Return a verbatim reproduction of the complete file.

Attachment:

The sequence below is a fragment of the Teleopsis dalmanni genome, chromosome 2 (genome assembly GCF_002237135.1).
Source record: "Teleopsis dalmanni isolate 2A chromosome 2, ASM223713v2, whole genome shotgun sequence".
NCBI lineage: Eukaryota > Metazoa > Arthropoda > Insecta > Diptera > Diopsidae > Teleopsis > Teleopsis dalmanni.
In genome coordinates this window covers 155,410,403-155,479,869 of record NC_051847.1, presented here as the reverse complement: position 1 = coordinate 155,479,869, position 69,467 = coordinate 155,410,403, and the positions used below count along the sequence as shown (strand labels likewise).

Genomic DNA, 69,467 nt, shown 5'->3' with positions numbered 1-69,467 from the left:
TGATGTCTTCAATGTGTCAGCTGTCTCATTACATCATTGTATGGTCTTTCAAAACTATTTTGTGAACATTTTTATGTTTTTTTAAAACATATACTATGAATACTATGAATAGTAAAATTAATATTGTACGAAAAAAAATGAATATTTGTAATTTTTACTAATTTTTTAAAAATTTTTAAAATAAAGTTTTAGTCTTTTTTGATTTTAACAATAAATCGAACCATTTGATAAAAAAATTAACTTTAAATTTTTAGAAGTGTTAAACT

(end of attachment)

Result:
The sequence below is a fragment of the Teleopsis dalmanni genome, chromosome 2 (genome assembly GCF_002237135.1).
Source record: "Teleopsis dalmanni isolate 2A chromosome 2, ASM223713v2, whole genome shotgun sequence".
NCBI lineage: Eukaryota > Metazoa > Arthropoda > Insecta > Diptera > Diopsidae > Teleopsis > Teleopsis dalmanni.
In genome coordinates this window covers 155,410,403-155,479,869 of record NC_051847.1, presented here as the reverse complement: position 1 = coordinate 155,479,869, position 69,467 = coordinate 155,410,403, and the positions used below count along the sequence as shown (strand labels likewise).

Genomic DNA, 69,467 nt, shown 5'->3' with positions numbered 1-69,467 from the left:
TGATGTCTTCAATGTGTCAGCTGTCTCATTACATCATTGTATGGTCTTTCAAAACTATTTTGTGAACATTTTTATGTTTTTTTAAAACATATACTATGAATACTATGAATAGTAAAATTAATATTGTACGAAAAAAAATGAATATTTGTAATTTTTACTAATTTTTTAAAAATTTTTAAAATAAAGTTTTAGTCTTTTTTGATTTTAACAATAAATCGAACCATTTGATAAAAAAATTAACTTTAAATTTTTAGAAGTGTTAAACT